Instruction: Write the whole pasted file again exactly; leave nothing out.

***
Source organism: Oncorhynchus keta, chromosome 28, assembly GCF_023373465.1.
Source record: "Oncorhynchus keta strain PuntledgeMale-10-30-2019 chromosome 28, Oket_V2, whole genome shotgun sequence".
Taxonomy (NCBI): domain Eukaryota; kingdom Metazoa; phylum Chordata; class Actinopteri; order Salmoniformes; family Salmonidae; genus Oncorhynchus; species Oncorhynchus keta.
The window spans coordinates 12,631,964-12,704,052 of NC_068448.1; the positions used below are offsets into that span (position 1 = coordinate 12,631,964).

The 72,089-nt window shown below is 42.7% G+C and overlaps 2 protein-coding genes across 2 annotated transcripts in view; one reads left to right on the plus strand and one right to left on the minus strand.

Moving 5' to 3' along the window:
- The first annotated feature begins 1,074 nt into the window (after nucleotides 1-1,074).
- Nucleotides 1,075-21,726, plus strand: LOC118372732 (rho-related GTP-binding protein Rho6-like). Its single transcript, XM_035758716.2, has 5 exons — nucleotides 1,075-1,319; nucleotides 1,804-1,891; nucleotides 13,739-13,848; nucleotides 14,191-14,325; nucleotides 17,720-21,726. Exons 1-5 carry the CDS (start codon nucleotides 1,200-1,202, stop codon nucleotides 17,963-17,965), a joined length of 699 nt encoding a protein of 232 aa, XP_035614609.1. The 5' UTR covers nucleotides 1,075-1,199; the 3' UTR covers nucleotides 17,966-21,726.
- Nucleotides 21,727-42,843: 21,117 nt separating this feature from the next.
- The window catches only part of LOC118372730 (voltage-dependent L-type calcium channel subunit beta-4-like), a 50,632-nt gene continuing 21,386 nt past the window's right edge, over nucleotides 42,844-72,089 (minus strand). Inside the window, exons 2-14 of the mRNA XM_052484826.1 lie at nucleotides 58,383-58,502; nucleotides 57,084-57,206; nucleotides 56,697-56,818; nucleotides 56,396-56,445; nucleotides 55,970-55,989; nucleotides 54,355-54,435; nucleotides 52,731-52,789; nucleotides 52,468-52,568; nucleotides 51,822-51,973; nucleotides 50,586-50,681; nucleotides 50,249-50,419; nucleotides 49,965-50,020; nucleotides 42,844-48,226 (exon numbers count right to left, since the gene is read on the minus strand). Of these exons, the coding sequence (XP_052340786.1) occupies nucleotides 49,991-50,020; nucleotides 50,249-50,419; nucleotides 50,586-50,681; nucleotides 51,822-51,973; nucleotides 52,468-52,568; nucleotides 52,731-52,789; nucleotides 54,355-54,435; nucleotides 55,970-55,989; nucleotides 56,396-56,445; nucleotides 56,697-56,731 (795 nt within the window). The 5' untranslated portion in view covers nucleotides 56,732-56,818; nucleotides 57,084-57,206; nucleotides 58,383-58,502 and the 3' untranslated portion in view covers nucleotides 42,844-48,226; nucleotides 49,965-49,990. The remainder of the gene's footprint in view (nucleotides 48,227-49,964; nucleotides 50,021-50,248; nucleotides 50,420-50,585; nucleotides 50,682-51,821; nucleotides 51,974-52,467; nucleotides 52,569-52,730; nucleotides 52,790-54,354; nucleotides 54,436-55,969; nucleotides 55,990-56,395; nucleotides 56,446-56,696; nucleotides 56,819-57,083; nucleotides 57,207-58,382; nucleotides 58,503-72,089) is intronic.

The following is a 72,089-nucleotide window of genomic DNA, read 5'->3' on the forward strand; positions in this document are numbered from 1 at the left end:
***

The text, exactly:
Source organism: Oncorhynchus keta, chromosome 28, assembly GCF_023373465.1.
Source record: "Oncorhynchus keta strain PuntledgeMale-10-30-2019 chromosome 28, Oket_V2, whole genome shotgun sequence".
Taxonomy (NCBI): domain Eukaryota; kingdom Metazoa; phylum Chordata; class Actinopteri; order Salmoniformes; family Salmonidae; genus Oncorhynchus; species Oncorhynchus keta.
The window spans coordinates 12,631,964-12,704,052 of NC_068448.1; the positions used below are offsets into that span (position 1 = coordinate 12,631,964).

The 72,089-nt window shown below is 42.7% G+C and overlaps 2 protein-coding genes across 2 annotated transcripts in view; one reads left to right on the plus strand and one right to left on the minus strand.

Moving 5' to 3' along the window:
- The first annotated feature begins 1,074 nt into the window (after nucleotides 1-1,074).
- Nucleotides 1,075-21,726, plus strand: LOC118372732 (rho-related GTP-binding protein Rho6-like). Its single transcript, XM_035758716.2, has 5 exons — nucleotides 1,075-1,319; nucleotides 1,804-1,891; nucleotides 13,739-13,848; nucleotides 14,191-14,325; nucleotides 17,720-21,726. Exons 1-5 carry the CDS (start codon nucleotides 1,200-1,202, stop codon nucleotides 17,963-17,965), a joined length of 699 nt encoding a protein of 232 aa, XP_035614609.1. The 5' UTR covers nucleotides 1,075-1,199; the 3' UTR covers nucleotides 17,966-21,726.
- Nucleotides 21,727-42,843: 21,117 nt separating this feature from the next.
- The window catches only part of LOC118372730 (voltage-dependent L-type calcium channel subunit beta-4-like), a 50,632-nt gene continuing 21,386 nt past the window's right edge, over nucleotides 42,844-72,089 (minus strand). Inside the window, exons 2-14 of the mRNA XM_052484826.1 lie at nucleotides 58,383-58,502; nucleotides 57,084-57,206; nucleotides 56,697-56,818; nucleotides 56,396-56,445; nucleotides 55,970-55,989; nucleotides 54,355-54,435; nucleotides 52,731-52,789; nucleotides 52,468-52,568; nucleotides 51,822-51,973; nucleotides 50,586-50,681; nucleotides 50,249-50,419; nucleotides 49,965-50,020; nucleotides 42,844-48,226 (exon numbers count right to left, since the gene is read on the minus strand). Of these exons, the coding sequence (XP_052340786.1) occupies nucleotides 49,991-50,020; nucleotides 50,249-50,419; nucleotides 50,586-50,681; nucleotides 51,822-51,973; nucleotides 52,468-52,568; nucleotides 52,731-52,789; nucleotides 54,355-54,435; nucleotides 55,970-55,989; nucleotides 56,396-56,445; nucleotides 56,697-56,731 (795 nt within the window). The 5' untranslated portion in view covers nucleotides 56,732-56,818; nucleotides 57,084-57,206; nucleotides 58,383-58,502 and the 3' untranslated portion in view covers nucleotides 42,844-48,226; nucleotides 49,965-49,990. The remainder of the gene's footprint in view (nucleotides 48,227-49,964; nucleotides 50,021-50,248; nucleotides 50,420-50,585; nucleotides 50,682-51,821; nucleotides 51,974-52,467; nucleotides 52,569-52,730; nucleotides 52,790-54,354; nucleotides 54,436-55,969; nucleotides 55,990-56,395; nucleotides 56,446-56,696; nucleotides 56,819-57,083; nucleotides 57,207-58,382; nucleotides 58,503-72,089) is intronic.

The following is a 72,089-nucleotide window of genomic DNA, read 5'->3' on the forward strand; positions in this document are numbered from 1 at the left end: